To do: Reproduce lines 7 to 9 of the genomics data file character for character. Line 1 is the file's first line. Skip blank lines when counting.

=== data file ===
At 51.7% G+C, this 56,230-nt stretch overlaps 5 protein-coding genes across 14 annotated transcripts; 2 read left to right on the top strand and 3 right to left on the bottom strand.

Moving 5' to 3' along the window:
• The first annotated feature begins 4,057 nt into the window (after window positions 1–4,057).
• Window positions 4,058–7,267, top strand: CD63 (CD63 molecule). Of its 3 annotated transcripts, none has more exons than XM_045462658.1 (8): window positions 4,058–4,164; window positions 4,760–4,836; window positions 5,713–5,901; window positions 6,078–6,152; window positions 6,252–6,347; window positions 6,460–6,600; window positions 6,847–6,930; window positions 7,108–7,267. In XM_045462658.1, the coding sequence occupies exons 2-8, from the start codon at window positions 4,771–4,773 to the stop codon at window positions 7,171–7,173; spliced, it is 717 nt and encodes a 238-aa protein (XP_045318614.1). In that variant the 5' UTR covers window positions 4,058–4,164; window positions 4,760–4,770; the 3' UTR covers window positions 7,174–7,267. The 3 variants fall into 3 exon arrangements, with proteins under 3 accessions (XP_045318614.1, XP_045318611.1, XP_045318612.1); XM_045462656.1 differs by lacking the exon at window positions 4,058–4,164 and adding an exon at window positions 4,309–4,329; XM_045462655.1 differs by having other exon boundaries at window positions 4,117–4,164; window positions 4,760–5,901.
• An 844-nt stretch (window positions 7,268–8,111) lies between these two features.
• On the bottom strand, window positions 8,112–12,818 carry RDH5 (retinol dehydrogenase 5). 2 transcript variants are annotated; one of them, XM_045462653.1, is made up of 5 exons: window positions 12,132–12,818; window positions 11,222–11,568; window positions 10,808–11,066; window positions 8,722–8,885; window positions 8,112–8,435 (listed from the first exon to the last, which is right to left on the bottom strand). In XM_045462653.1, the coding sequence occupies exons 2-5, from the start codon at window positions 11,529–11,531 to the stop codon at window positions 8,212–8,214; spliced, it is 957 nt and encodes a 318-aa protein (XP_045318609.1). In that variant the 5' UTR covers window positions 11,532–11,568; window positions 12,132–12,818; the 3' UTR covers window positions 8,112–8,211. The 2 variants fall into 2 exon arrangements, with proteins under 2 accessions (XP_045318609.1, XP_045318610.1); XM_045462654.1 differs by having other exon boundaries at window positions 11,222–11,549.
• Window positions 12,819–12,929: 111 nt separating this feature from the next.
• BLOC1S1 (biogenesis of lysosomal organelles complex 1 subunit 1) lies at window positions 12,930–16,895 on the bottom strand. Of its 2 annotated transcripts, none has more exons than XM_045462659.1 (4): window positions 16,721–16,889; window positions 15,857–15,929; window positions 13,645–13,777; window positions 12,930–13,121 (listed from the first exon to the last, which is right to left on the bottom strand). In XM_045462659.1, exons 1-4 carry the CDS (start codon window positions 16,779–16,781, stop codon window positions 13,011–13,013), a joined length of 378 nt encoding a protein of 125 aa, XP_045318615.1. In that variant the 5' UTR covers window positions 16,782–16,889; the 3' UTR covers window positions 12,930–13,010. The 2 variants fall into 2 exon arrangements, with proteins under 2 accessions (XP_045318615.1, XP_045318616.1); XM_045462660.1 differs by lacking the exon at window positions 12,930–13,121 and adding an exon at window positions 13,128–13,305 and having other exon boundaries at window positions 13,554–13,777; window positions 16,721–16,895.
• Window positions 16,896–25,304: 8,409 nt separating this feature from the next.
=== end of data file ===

• Window positions 12,819–12,929: 111 nt separating this feature from the next.
• BLOC1S1 (biogenesis of lysosomal organelles complex 1 subunit 1) lies at window positions 12,930–16,895 on the bottom strand. Of its 2 annotated transcripts, none has more exons than XM_045462659.1 (4): window positions 16,721–16,889; window positions 15,857–15,929; window positions 13,645–13,777; window positions 12,930–13,121 (listed from the first exon to the last, which is right to left on the bottom strand). In XM_045462659.1, exons 1-4 carry the CDS (start codon window positions 16,779–16,781, stop codon window positions 13,011–13,013), a joined length of 378 nt encoding a protein of 125 aa, XP_045318615.1. In that variant the 5' UTR covers window positions 16,782–16,889; the 3' UTR covers window positions 12,930–13,010. The 2 variants fall into 2 exon arrangements, with proteins under 2 accessions (XP_045318615.1, XP_045318616.1); XM_045462660.1 differs by lacking the exon at window positions 12,930–13,121 and adding an exon at window positions 13,128–13,305 and having other exon boundaries at window positions 13,554–13,777; window positions 16,721–16,895.
• Window positions 16,896–25,304: 8,409 nt separating this feature from the next.